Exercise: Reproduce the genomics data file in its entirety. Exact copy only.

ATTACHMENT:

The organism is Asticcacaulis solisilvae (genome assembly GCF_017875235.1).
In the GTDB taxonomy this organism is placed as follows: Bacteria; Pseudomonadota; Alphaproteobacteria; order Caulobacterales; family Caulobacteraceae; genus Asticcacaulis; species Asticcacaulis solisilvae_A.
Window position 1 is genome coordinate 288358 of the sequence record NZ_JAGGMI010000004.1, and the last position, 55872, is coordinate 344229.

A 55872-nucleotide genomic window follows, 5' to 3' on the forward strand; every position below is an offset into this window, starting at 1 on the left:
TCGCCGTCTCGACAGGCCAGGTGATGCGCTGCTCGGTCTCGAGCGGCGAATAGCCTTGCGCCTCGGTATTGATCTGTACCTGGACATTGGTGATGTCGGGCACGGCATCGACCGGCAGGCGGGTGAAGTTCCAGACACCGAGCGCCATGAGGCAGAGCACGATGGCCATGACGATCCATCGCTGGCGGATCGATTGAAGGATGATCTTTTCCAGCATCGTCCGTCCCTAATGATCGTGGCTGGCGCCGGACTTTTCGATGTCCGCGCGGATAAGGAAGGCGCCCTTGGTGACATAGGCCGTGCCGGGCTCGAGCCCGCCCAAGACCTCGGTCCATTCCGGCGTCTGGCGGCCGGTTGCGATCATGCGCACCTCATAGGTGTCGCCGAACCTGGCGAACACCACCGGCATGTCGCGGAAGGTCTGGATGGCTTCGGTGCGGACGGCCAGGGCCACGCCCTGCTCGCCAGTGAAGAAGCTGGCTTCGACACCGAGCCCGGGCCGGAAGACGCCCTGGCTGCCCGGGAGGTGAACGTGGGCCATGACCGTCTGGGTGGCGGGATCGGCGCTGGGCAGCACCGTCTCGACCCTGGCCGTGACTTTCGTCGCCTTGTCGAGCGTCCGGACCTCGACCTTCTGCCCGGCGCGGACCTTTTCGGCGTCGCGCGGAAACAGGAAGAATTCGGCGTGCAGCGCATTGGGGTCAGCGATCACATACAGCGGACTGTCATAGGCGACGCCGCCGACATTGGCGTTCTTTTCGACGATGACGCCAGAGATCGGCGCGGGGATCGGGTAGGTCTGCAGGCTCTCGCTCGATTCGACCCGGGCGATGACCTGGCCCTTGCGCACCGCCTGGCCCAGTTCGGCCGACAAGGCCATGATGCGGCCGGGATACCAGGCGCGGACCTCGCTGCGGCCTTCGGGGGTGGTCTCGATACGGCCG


The organism is Asticcacaulis solisilvae (genome assembly GCF_017875235.1).
In the GTDB taxonomy this organism is placed as follows: Bacteria; Pseudomonadota; Alphaproteobacteria; order Caulobacterales; family Caulobacteraceae; genus Asticcacaulis; species Asticcacaulis solisilvae_A.
Window position 1 is genome coordinate 288358 of the sequence record NZ_JAGGMI010000004.1, and the last position, 55872, is coordinate 344229.

A 55872-nucleotide genomic window follows, 5' to 3' on the forward strand; every position below is an offset into this window, starting at 1 on the left:
TCGCCGTCTCGACAGGCCAGGTGATGCGCTGCTCGGTCTCGAGCGGCGAATAGCCTTGCGCCTCGGTATTGATCTGTACCTGGACATTGGTGATGTCGGGCACGGCATCGACCGGCAGGCGGGTGAAGTTCCAGACACCGAGCGCCATGAGGCAGAGCACGATGGCCATGACGATCCATCGCTGGCGGATCGATTGAAGGATGATCTTTTCCAGCATCGTCCGTCCCTAATGATCGTGGCTGGCGCCGGACTTTTCGATGTCCGCGCGGATAAGGAAGGCGCCCTTGGTGACATAGGCCGTGCCGGGCTCGAGCCCGCCCAAGACCTCGGTCCATTCCGGCGTCTGGCGGCCGGTTGCGATCATGCGCACCTCATAGGTGTCGCCGAACCTGGCGAACACCACCGGCATGTCGCGGAAGGTCTGGATGGCTTCGGTGCGGACGGCCAGGGCCACGCCCTGCTCGCCAGTGAAGAAGCTGGCTTCGACACCGAGCCCGGGCCGGAAGACGCCCTGGCTGCCCGGGAGGTGAACGTGGGCCATGACCGTCTGGGTGGCGGGATCGGCGCTGGGCAGCACCGTCTCGACCCTGGCCGTGACTTTCGTCGCCTTGTCGAGCGTCCGGACCTCGACCTTCTGCCCGGCGCGGACCTTTTCGGCGTCGCGCGGAAACAGGAAGAATTCGGCGTGCAGCGCATTGGGGTCAGCGATCACATACAGCGGACTGTCATAGGCGACGCCGCCGACATTGGCGTTCTTTTCGACGATGACGCCAGAGATCGGCGCGGGGATCGGGTAGGTCTGCAGGCTCTCGCTCGATTCGACCCGGGCGATGACCTGGCCCTTGCGCACCGCCTGGCCCAGTTCGGCCGACAAGGCCATGATGCGGCCGGGATACCAGGCGCGGACCTCGCTGCGGCCTTCGGGGGTGGTCTCGATACGGCCG